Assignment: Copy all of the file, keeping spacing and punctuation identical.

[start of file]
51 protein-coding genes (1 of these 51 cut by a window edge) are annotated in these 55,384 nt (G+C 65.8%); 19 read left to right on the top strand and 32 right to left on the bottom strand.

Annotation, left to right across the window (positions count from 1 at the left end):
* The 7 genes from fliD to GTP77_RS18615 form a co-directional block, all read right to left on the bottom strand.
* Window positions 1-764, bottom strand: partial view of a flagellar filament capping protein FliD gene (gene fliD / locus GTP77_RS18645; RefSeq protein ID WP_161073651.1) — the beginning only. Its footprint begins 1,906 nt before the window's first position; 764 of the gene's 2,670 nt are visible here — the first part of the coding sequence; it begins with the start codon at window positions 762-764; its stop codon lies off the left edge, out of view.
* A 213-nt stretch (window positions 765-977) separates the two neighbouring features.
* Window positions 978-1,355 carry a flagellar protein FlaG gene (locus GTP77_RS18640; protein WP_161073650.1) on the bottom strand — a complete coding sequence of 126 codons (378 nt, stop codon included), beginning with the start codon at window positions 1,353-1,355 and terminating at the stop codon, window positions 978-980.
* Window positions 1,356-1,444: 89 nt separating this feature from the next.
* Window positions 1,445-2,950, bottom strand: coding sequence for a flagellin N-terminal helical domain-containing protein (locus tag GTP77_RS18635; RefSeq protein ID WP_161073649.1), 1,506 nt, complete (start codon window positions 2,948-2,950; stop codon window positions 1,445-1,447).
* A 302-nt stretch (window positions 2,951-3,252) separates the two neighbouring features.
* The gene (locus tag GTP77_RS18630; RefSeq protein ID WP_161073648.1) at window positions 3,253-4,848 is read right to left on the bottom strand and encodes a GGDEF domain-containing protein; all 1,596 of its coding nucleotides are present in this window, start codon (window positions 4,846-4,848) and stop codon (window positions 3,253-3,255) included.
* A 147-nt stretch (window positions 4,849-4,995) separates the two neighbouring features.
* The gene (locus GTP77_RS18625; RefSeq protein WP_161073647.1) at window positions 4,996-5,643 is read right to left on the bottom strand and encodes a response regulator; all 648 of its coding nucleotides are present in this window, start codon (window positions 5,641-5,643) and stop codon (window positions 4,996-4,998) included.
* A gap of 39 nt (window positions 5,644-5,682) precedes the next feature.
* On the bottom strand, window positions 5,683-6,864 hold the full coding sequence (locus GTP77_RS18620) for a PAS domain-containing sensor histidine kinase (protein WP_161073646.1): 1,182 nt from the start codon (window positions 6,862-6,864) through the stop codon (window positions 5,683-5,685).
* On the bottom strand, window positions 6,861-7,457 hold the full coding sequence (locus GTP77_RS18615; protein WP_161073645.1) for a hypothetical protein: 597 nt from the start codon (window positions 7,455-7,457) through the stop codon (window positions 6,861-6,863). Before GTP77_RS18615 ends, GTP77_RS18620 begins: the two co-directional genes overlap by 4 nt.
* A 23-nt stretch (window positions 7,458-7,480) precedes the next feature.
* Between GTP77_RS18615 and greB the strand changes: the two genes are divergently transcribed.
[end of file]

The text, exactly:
51 protein-coding genes (1 of these 51 cut by a window edge) are annotated in these 55,384 nt (G+C 65.8%); 19 read left to right on the top strand and 32 right to left on the bottom strand.

Annotation, left to right across the window (positions count from 1 at the left end):
* The 7 genes from fliD to GTP77_RS18615 form a co-directional block, all read right to left on the bottom strand.
* Window positions 1-764, bottom strand: partial view of a flagellar filament capping protein FliD gene (gene fliD / locus GTP77_RS18645; RefSeq protein ID WP_161073651.1) — the beginning only. Its footprint begins 1,906 nt before the window's first position; 764 of the gene's 2,670 nt are visible here — the first part of the coding sequence; it begins with the start codon at window positions 762-764; its stop codon lies off the left edge, out of view.
* A 213-nt stretch (window positions 765-977) separates the two neighbouring features.
* Window positions 978-1,355 carry a flagellar protein FlaG gene (locus GTP77_RS18640; protein WP_161073650.1) on the bottom strand — a complete coding sequence of 126 codons (378 nt, stop codon included), beginning with the start codon at window positions 1,353-1,355 and terminating at the stop codon, window positions 978-980.
* Window positions 1,356-1,444: 89 nt separating this feature from the next.
* Window positions 1,445-2,950, bottom strand: coding sequence for a flagellin N-terminal helical domain-containing protein (locus tag GTP77_RS18635; RefSeq protein ID WP_161073649.1), 1,506 nt, complete (start codon window positions 2,948-2,950; stop codon window positions 1,445-1,447).
* A 302-nt stretch (window positions 2,951-3,252) separates the two neighbouring features.
* The gene (locus tag GTP77_RS18630; RefSeq protein ID WP_161073648.1) at window positions 3,253-4,848 is read right to left on the bottom strand and encodes a GGDEF domain-containing protein; all 1,596 of its coding nucleotides are present in this window, start codon (window positions 4,846-4,848) and stop codon (window positions 3,253-3,255) included.
* A 147-nt stretch (window positions 4,849-4,995) separates the two neighbouring features.
* The gene (locus GTP77_RS18625; RefSeq protein WP_161073647.1) at window positions 4,996-5,643 is read right to left on the bottom strand and encodes a response regulator; all 648 of its coding nucleotides are present in this window, start codon (window positions 5,641-5,643) and stop codon (window positions 4,996-4,998) included.
* A gap of 39 nt (window positions 5,644-5,682) precedes the next feature.
* On the bottom strand, window positions 5,683-6,864 hold the full coding sequence (locus GTP77_RS18620) for a PAS domain-containing sensor histidine kinase (protein WP_161073646.1): 1,182 nt from the start codon (window positions 6,862-6,864) through the stop codon (window positions 5,683-5,685).
* On the bottom strand, window positions 6,861-7,457 hold the full coding sequence (locus GTP77_RS18615; protein WP_161073645.1) for a hypothetical protein: 597 nt from the start codon (window positions 7,455-7,457) through the stop codon (window positions 6,861-6,863). Before GTP77_RS18615 ends, GTP77_RS18620 begins: the two co-directional genes overlap by 4 nt.
* A 23-nt stretch (window positions 7,458-7,480) precedes the next feature.
* Between GTP77_RS18615 and greB the strand changes: the two genes are divergently transcribed.